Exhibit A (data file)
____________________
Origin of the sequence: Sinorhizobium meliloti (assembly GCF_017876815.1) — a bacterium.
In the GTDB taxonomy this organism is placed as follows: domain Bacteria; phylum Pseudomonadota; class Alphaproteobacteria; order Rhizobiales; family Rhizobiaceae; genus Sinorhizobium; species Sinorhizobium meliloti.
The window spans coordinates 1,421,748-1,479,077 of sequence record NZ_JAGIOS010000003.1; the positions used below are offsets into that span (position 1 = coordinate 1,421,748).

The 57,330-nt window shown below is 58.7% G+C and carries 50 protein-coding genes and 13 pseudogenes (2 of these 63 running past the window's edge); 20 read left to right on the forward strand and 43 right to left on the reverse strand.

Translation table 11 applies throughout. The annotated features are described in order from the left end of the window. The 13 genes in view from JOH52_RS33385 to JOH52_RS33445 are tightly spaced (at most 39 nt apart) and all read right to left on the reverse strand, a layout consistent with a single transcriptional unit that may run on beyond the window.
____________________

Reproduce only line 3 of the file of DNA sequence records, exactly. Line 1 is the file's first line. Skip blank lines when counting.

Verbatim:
The window spans coordinates 1,421,748-1,479,077 of sequence record NZ_JAGIOS010000003.1; the positions used below are offsets into that span (position 1 = coordinate 1,421,748).